Trajectories, settlements and narratives of Syrian refugees in Lebanon and Jordan
Imad Amer (Ifpo), Kamel Doraï (Ifpo), Anna Poujeau (Ifpo)
31th March, 21th April, 19th May, 16th June 2021
03:00-05:00 PM Beirut time / 02:00-04:00 PM Paris Time / 01:00-03:00 PM London Time
In the frame of a cooperation between the MAGYC and ANR SHAKK research programs, this monthly webinar will explore the issue of Syrian refugees in Lebanon and Jordan in its geographical, sociological, political and economic dimensions while analyzing the events that led to their departure from Syria. Thus, we wish to emphasize the links between the conditions of departure of Syrians from their country and those of their arrival and settlement in Lebanon and Jordan. We will examine both the Syrian military and political strategies deployed to force populations to flee their homes and the political and economic decisions of host countries regarding the settlement of Syrian refugees on their territory.
Within a reflection that crosses historical, sociological, geographical and political perspectives, we will develop three axes of research: one will deal with the legal framework by questioning its writing contexts according to the stages of the conflict in Syria, the political situation within the host countries and the various injunctions of international bodies that shape the question of Syrian refugees; another one dealing with the settlement of Syrian refugees in Lebanon and Jordan by focusing on the trajectories, the formal or informal housing and the legal status of their presence in the host countries through, in particular, the issue of employment. Finally, we will put the narratives of the refugees themselves on their trajectories in Syria and in the host countries into perspective with the different stages of the the conflict as we are able to reconstruct them today and with the Lebanese and Jordanian local policies for refugees host.
Parcours, installations et récits des Syriens réfugiés au Liban et en Jordanie
Dans le cadre d’une coopération entre le programme MAGYC et l’ANR SHAKK, ce webinaire mensuel a pour objectif d’explorer la question des réfugiés syriens au Liban et en Jordanie dans ses dimensions à la fois géographique, sociologique, politique et économique tout en analysant les événements ayant conduits au départ en Syrie. Ainsi, nous souhaitons mettre en perspective les conditions de départ des Syriens de leur pays et celles d’arrivée et d’installation des réfugiés syriens au Liban et en Jordanie en interrogeant à la fois les stratégies militaires et politiques syriennes déployées afin de forcer les populations à fuir leurs maisons et les décisions politiques et économiques des pays d’accueil concernant l’installation des réfugiés syriens sur leur territoire. Au sein d’une réflexion croisant des perspectives historiques, sociologiques, géographiques et politiques nous déployons trois pistes de recherche : l’une portant sur les textes officiels de lois et de décrets en interrogeant leurs contextes de rédaction à la fois du point de vue de l’avancée du conflit en Syrie, de la situation politique du pays d’accueil et des diverses injonctions des instances internationales régulant la question des réfugiés syriens ; un autre portant sur l’installation en tant que telle des réfugiés syriens au Liban et en Jordanie en s’intéressant aux parcours, aux habitats formels ou informels et aux statuts juridiques de leurs présences dans les pays d’accueil à travers notamment la question de l’emploi, enfin nous chercherons à mettre en perspective les récits des réfugiés eux-mêmes sur leurs parcours en Syrie et dans le pays d’accueil avec l’histoire du conflit tel que nous pouvons la reconstituer aujourd’hui et celle des politiques locales libanaise et jordanienne d’accueil des réfugiés.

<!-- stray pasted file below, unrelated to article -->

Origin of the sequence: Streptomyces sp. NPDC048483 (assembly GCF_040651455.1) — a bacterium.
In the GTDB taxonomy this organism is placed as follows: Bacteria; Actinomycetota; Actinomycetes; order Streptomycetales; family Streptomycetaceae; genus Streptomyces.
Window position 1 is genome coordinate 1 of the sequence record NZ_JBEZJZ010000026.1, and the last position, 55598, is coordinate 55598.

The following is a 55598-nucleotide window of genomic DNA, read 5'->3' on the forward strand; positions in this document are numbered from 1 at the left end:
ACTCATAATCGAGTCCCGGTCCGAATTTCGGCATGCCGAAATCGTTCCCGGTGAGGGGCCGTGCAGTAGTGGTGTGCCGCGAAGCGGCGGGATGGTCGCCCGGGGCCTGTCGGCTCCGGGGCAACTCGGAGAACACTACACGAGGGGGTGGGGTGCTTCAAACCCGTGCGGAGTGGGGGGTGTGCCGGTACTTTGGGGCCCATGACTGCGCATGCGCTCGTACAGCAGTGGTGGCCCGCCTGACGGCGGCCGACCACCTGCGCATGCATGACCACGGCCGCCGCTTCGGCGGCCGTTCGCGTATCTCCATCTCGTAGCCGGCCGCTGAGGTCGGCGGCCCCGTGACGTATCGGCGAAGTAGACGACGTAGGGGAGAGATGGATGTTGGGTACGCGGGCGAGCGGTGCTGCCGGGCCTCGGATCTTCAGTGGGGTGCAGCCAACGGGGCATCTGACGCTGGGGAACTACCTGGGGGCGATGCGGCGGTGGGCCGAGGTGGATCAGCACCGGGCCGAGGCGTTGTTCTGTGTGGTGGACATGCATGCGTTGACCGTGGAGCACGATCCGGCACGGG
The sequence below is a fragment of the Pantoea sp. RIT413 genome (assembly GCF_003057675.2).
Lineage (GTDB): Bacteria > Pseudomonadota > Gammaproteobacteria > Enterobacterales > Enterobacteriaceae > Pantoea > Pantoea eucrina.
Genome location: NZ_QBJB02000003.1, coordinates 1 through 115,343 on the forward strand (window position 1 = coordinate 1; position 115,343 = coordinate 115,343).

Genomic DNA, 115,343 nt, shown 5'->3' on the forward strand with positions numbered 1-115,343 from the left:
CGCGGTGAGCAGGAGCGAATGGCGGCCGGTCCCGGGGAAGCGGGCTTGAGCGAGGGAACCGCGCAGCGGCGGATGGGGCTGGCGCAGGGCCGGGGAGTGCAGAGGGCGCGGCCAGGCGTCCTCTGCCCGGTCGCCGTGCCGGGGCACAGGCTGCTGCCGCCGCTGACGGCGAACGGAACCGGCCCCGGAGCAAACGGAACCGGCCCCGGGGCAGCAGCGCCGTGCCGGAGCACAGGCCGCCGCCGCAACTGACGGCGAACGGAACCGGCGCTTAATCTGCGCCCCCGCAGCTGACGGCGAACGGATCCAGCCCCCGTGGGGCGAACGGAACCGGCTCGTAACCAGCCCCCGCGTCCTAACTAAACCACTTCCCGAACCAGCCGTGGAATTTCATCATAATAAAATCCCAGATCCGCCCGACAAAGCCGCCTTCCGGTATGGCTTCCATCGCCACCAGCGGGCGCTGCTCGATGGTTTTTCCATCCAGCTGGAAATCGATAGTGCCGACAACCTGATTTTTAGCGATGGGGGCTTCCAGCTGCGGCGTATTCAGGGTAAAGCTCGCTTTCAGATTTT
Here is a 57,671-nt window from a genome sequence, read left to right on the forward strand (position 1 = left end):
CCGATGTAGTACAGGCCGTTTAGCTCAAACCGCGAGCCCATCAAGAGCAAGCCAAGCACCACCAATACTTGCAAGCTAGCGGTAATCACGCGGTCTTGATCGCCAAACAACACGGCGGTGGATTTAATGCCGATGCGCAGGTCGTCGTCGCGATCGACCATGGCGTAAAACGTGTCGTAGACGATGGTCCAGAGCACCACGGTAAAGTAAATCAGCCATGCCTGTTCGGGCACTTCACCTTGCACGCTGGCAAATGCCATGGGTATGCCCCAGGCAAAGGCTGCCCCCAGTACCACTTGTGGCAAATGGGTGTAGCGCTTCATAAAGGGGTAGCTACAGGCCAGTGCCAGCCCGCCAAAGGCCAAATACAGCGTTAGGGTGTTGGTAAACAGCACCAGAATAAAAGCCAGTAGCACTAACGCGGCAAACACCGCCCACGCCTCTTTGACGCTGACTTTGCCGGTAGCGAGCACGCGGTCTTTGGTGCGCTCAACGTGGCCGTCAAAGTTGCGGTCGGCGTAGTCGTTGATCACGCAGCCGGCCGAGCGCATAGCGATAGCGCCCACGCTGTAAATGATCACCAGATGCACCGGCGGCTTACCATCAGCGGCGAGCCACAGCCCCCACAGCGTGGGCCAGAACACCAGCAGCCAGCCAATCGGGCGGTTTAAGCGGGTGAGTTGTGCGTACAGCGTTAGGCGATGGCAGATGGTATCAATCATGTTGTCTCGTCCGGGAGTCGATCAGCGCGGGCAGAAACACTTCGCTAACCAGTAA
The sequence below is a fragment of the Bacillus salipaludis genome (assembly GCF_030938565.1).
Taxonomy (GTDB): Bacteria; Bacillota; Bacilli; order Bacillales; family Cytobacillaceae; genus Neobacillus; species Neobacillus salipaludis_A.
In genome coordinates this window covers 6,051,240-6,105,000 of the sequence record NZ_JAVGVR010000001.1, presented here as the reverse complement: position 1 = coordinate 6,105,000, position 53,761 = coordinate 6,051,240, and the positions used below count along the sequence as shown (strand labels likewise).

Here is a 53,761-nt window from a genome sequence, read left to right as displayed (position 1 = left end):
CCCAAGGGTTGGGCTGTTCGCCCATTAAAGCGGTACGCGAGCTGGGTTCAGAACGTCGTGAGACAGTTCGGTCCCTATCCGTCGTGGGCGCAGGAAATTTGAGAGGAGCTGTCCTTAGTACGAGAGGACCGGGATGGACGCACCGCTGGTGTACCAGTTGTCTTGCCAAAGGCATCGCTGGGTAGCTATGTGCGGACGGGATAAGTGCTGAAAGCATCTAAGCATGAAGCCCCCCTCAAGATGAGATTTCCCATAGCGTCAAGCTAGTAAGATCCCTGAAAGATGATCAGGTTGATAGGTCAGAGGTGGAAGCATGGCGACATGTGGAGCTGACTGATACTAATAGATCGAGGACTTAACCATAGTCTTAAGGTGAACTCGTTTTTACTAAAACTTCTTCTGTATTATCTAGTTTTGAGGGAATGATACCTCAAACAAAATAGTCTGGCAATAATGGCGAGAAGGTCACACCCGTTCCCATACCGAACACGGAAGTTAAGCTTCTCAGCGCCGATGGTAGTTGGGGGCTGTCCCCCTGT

19th May, 2021, 03:00-04:30 pm (Beirut time)
Imad Amer, Ifpo-Beirut
Discusssant : Jalal al-Husseini (Ifpo)
Moderators: Kamel Doraï (Ifpo-CNRS-MEAE) & Anna Poujeau (Ifpo-CNRS)
Syrian Refugees in Lebanon: The Politics of No Policies
The lack of clarity and consistency on behalf of the Lebanese authority’s politics towards the Syrian refugees has left question and concerns in this regard unresolved to date. Indeed, the absence of one or more specific institutional references, the variety of influential actors and decision makers, as well as the glaring absence of national public policies from the central government directing local authorities’ responses have created a highly complex legal and political landscape.
Yet, despite the variety of actors involved, including but not restricted to, informal local bodies such as sectarian groups, political parties, Non-governmental organizations and international entities, the central government has nonetheless retained a degree of control on few specific aspects vis a vis this file. As such, education, security, and major international funding and response remained exclusive to and under the mandate of the Government and its associated relevant ministries. Arguably, the Government has also capitalized on the Syrian refugees crisis as a means to amass international funds while simultaneously lagging behind on granting refugees their basic human rights.